“When you look through the corporate eye, our relationship to the land is altered. We draw our identity as a people from our relationship to the land and to the sea and to the resources. This is a spiritual relationship, a sacred relationship. It is in danger because, from a corporate standpoint, if we are to pursue profit and growth, and this is why profit organizations exist, we would have to assume a position of control over the land and the resources and exploit these resources to achieve economic gain. This is in conflict with our traditional relationship to the land, we were stewards, we were caretakers and where we had respect for the resources that sustained us.” Mary Miller, Nome

“The great law of culture is to let one become what they were created to be. Let me be Inupiat with the freedom to hunt, to fish, to trap, and to whale as my forefathers did in past centuries.” Delbert Rexford, Barrow

“I believe that if people, if the vast majority of Alaska Natives, were given the opportunity to either kill or die for their land, that most of them would do just that if it was that simple. If you were supposed to shoot soldiers, or protect your land with firearms, there are more Natives than the federal government would like to think about that would be more than willing to do just that. The government does not operate in that clear manner anymore. Now, when they are coming in after the land and they are coming in on these issues, they come not with soldiers but with people carrying briefcases. If you shoot somebody carrying a briefcase, then you are just a criminal, not an act of war. That means that there isn’t any clear way for the people to protect their land.” Paul Ongtooguk, Kotzebue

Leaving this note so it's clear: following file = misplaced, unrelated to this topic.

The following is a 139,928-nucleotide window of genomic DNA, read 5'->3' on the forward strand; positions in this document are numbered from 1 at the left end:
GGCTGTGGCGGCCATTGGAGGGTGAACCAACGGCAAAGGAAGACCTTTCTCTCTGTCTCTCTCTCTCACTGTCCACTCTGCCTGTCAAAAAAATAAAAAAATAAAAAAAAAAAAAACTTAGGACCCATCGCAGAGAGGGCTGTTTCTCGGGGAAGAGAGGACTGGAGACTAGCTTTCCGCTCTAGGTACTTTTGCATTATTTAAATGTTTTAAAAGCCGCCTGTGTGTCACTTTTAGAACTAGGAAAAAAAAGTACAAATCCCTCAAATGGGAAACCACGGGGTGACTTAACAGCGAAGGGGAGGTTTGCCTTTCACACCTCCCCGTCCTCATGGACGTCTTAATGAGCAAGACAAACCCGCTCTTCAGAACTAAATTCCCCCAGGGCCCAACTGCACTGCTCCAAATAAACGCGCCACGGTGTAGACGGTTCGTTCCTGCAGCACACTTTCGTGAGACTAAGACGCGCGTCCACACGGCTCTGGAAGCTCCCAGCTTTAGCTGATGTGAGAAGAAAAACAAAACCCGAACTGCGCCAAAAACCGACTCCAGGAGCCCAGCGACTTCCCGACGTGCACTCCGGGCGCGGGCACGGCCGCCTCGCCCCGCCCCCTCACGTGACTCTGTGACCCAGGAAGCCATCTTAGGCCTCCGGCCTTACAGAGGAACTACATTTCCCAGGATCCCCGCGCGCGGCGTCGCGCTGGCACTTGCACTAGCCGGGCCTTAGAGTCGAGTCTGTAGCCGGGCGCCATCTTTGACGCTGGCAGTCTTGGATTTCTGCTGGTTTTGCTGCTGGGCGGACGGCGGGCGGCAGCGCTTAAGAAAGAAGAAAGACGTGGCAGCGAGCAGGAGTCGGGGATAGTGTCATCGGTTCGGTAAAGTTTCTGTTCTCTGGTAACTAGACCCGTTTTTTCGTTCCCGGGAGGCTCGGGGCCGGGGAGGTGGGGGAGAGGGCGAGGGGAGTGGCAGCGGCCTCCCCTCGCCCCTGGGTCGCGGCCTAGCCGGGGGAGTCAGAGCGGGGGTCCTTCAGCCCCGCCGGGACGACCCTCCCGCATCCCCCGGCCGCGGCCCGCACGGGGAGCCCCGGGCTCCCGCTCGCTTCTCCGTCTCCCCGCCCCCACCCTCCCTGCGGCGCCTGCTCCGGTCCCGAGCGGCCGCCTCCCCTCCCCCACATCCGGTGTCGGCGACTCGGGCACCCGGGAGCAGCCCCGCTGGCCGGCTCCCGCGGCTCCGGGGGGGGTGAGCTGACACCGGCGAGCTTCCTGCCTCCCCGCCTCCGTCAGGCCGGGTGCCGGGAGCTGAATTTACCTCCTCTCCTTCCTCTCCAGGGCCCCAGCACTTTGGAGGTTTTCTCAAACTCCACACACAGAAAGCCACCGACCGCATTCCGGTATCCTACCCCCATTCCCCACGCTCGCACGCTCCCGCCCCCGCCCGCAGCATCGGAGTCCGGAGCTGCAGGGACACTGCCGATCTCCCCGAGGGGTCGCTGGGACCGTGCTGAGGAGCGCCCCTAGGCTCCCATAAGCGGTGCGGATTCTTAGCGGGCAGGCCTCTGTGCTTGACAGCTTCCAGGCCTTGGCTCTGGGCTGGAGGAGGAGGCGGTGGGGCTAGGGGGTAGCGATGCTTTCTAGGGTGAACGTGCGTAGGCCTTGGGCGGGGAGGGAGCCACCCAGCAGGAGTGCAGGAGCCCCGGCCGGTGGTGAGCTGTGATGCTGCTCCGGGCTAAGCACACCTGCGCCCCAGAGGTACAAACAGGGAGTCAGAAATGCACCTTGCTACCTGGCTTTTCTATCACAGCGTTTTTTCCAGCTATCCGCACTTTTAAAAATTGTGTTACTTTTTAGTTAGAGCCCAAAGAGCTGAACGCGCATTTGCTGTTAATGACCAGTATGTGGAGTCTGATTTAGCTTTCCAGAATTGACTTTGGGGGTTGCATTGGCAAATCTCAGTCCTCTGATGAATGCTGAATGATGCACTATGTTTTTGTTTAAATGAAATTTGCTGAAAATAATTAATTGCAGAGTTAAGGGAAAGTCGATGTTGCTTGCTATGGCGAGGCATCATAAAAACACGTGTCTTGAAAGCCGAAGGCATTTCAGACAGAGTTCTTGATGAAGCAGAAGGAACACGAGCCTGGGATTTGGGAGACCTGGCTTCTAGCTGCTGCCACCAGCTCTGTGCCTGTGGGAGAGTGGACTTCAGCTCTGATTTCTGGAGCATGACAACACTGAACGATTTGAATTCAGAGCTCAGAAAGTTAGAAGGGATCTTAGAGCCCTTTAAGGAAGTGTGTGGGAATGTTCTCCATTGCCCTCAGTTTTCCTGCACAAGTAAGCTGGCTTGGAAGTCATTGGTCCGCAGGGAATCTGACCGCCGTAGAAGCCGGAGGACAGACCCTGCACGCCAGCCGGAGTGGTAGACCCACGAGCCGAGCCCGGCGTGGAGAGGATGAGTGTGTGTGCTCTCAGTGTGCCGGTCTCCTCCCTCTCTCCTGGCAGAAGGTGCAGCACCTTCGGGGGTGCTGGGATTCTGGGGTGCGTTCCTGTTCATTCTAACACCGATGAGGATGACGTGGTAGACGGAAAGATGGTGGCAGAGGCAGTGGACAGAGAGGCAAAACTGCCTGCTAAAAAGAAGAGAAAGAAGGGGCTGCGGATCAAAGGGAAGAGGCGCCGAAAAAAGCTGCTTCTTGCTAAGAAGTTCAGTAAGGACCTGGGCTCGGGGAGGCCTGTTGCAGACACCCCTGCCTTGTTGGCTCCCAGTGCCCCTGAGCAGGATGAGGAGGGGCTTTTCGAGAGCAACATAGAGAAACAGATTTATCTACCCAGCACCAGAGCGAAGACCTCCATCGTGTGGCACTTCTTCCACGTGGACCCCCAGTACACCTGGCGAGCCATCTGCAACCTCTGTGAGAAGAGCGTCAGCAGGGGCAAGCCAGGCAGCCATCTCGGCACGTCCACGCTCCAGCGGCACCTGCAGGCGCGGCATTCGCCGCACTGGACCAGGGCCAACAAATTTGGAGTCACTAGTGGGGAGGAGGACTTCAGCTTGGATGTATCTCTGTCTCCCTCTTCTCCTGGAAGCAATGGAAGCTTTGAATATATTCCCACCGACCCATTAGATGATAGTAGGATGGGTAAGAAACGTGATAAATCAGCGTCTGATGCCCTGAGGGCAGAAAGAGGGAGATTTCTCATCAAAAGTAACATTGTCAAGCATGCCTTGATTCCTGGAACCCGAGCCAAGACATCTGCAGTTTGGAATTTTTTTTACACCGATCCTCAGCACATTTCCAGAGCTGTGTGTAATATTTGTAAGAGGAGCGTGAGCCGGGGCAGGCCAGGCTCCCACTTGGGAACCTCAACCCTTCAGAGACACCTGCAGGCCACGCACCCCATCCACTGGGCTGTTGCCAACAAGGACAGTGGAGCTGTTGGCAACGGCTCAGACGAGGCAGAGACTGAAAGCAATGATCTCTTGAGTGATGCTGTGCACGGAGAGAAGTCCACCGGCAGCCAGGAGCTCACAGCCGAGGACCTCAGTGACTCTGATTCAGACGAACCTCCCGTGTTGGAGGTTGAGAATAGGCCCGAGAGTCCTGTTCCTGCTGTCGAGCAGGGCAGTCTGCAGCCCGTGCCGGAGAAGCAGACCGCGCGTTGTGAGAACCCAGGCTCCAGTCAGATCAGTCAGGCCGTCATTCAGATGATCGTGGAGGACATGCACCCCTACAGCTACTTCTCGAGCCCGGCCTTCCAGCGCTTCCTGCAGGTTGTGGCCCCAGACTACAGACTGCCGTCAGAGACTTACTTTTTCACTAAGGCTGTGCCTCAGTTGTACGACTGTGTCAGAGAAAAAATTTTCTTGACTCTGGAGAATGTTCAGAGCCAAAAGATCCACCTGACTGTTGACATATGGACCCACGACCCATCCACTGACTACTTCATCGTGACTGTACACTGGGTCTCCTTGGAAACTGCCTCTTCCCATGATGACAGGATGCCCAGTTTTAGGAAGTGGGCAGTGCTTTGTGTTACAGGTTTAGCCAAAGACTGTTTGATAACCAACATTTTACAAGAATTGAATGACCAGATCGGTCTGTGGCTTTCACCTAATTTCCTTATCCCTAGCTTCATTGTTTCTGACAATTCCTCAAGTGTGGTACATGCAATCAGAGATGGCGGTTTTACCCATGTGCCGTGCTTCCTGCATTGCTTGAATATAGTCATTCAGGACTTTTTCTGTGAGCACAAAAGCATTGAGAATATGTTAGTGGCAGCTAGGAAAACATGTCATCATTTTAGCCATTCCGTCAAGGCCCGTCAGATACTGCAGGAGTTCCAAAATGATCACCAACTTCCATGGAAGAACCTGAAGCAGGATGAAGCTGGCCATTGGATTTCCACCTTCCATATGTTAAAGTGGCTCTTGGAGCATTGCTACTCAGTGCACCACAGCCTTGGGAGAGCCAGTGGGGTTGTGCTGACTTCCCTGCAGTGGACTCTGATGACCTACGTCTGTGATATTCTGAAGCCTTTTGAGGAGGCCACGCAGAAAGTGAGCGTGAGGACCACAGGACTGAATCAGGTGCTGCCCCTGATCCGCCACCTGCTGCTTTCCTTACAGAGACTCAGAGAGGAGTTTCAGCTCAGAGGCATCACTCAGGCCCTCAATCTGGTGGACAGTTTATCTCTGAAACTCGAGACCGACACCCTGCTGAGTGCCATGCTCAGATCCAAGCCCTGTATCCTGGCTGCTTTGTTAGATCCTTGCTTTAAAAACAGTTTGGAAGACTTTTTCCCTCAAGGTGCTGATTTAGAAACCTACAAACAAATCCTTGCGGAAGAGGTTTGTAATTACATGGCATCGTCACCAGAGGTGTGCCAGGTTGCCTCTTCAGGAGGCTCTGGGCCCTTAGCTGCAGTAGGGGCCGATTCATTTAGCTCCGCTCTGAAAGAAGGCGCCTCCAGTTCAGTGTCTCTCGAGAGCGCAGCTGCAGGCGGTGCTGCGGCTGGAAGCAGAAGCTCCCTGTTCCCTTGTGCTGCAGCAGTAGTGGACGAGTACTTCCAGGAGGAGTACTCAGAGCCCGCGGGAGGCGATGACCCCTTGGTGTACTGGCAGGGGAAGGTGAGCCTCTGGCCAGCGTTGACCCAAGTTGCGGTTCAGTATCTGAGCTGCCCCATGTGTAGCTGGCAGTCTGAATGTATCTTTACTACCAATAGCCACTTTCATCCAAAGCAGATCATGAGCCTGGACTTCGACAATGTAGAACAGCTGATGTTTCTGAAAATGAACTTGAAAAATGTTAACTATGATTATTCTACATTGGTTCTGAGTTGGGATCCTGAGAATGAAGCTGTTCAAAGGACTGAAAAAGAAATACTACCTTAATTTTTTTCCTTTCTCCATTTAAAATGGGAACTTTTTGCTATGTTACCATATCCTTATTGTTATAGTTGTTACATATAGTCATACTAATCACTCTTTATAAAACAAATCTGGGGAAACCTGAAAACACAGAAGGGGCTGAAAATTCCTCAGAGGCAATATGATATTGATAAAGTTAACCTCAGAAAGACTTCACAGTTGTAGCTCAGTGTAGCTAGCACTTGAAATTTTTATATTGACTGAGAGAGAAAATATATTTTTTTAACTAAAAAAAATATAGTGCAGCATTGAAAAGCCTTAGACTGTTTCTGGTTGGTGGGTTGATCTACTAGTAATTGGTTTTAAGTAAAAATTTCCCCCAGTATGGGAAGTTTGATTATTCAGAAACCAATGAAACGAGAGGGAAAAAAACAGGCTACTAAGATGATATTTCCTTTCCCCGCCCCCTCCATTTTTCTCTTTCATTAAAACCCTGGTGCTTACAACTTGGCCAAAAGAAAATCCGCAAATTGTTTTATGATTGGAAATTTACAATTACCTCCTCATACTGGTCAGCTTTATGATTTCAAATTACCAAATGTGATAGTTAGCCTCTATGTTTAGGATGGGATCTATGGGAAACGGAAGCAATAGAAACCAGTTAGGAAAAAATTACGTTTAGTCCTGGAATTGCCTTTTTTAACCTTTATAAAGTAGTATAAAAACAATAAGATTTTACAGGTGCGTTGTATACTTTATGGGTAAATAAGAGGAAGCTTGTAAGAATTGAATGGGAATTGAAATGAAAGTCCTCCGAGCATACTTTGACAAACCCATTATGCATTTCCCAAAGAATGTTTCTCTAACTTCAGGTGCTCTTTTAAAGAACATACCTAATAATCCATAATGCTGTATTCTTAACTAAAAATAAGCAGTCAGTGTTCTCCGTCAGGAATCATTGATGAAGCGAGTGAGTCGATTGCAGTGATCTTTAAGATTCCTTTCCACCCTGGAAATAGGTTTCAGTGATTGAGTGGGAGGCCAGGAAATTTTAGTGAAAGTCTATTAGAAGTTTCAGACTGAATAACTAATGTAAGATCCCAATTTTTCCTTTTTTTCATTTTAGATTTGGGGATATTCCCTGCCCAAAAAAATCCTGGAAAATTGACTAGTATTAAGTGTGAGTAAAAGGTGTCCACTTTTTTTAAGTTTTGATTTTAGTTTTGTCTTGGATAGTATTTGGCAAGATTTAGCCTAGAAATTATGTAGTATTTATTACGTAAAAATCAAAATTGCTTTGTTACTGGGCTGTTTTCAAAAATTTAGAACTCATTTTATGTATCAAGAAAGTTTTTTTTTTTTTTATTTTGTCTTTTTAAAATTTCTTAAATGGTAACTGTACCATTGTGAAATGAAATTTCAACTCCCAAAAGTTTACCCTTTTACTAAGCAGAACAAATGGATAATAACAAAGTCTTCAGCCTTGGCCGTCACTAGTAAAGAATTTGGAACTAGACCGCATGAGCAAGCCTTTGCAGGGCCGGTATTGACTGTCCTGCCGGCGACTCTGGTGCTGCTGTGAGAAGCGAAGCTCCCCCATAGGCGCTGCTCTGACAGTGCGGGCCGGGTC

Village Journey: The Report of the Alaska Native Review Commission, Thomas R. Berger. 1985. As funded in part by the Inuit Circumpolar Conference and the World Council of Indigenous Peoples.

Advertisements

1 Comment

Filed under Author: alaskaindigenous

One response to “Alaska Native People and Subsistence

  1. Danette Myers

    Alaska is a great state. The Natives are very welcoming, warm hearted, and lovely. They make sure you eat after a long trip, even if you’re guests. They make sure you sleep and are warm and comfortable all the time. Thanks to the ancestors and the Elders of the Alaska Natives.

Leave a Reply

Fill in your details below or click an icon to log in:

WordPress.com Logo

You are commenting using your WordPress.com account. Log Out / Change )

Twitter picture

You are commenting using your Twitter account. Log Out / Change )

Facebook photo

You are commenting using your Facebook account. Log Out / Change )

Google+ photo

You are commenting using your Google+ account. Log Out / Change )

Connecting to %s